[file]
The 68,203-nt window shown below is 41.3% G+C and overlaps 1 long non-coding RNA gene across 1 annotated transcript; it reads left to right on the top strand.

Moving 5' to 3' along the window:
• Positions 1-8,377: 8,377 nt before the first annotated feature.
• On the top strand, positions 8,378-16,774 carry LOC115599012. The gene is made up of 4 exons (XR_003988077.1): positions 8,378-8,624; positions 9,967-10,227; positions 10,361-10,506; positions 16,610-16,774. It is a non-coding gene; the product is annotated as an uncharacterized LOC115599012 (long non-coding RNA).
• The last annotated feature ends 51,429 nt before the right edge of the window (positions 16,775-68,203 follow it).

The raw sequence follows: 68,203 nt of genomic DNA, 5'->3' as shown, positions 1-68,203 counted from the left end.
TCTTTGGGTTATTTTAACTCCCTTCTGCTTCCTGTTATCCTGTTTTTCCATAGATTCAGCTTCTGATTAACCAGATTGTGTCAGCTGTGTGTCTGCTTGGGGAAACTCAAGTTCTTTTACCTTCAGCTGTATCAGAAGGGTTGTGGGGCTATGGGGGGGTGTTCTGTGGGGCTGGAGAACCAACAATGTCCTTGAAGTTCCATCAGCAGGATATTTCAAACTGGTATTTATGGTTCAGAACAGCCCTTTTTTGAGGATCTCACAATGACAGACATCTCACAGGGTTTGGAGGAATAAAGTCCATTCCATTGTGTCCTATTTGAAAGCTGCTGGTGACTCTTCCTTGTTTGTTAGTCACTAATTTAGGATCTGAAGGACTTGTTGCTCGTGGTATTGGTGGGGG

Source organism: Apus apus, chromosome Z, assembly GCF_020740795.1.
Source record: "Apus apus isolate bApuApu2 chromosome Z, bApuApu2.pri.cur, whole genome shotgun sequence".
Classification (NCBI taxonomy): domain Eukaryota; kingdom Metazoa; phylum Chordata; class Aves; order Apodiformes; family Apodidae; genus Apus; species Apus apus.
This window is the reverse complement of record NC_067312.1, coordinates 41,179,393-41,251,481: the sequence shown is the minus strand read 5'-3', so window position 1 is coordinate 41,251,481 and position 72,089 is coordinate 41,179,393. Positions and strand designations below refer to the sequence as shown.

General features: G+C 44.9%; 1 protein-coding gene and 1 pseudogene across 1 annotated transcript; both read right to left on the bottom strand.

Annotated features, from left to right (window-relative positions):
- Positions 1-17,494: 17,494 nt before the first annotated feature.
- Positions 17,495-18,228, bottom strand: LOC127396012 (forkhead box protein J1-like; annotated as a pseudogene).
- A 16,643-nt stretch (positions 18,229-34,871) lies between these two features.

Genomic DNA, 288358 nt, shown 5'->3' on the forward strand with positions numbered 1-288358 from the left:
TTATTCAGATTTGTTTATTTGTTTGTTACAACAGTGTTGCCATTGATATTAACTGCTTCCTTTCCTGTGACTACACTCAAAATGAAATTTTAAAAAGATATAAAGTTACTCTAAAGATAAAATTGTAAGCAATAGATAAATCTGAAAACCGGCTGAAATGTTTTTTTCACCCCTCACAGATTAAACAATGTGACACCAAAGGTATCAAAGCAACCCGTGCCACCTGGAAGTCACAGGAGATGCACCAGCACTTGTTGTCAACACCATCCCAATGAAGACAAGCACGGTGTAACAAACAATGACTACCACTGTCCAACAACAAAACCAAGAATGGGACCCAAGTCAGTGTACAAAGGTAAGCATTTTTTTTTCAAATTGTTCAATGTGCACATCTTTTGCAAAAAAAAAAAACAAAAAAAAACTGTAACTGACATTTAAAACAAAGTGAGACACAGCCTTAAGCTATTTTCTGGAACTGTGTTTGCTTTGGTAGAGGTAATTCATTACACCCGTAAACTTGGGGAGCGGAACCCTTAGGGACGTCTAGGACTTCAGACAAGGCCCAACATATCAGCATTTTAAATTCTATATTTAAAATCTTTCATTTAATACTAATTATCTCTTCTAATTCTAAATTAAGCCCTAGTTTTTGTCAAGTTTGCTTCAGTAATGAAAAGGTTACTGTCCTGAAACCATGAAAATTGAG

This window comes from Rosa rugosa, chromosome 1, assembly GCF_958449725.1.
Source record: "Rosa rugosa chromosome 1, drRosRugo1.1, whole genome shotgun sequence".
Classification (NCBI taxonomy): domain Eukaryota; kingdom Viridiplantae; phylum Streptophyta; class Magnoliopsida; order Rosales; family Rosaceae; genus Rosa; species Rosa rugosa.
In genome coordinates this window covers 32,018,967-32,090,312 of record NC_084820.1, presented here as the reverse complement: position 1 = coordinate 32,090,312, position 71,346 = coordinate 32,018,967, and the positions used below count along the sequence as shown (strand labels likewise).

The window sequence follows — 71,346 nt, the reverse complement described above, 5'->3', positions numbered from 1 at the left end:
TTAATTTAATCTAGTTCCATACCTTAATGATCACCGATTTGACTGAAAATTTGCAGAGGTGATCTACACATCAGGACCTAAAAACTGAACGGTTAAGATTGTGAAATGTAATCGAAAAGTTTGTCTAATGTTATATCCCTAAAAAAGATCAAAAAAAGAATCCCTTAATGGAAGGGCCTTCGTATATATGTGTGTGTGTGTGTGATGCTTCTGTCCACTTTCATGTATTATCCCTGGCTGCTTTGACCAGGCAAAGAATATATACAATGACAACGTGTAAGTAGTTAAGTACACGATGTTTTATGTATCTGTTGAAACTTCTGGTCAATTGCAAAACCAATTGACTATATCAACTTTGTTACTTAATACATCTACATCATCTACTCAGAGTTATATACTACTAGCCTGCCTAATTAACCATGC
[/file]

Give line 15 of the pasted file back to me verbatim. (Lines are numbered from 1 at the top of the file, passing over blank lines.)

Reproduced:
- Positions 17,495-18,228, bottom strand: LOC127396012 (forkhead box protein J1-like; annotated as a pseudogene).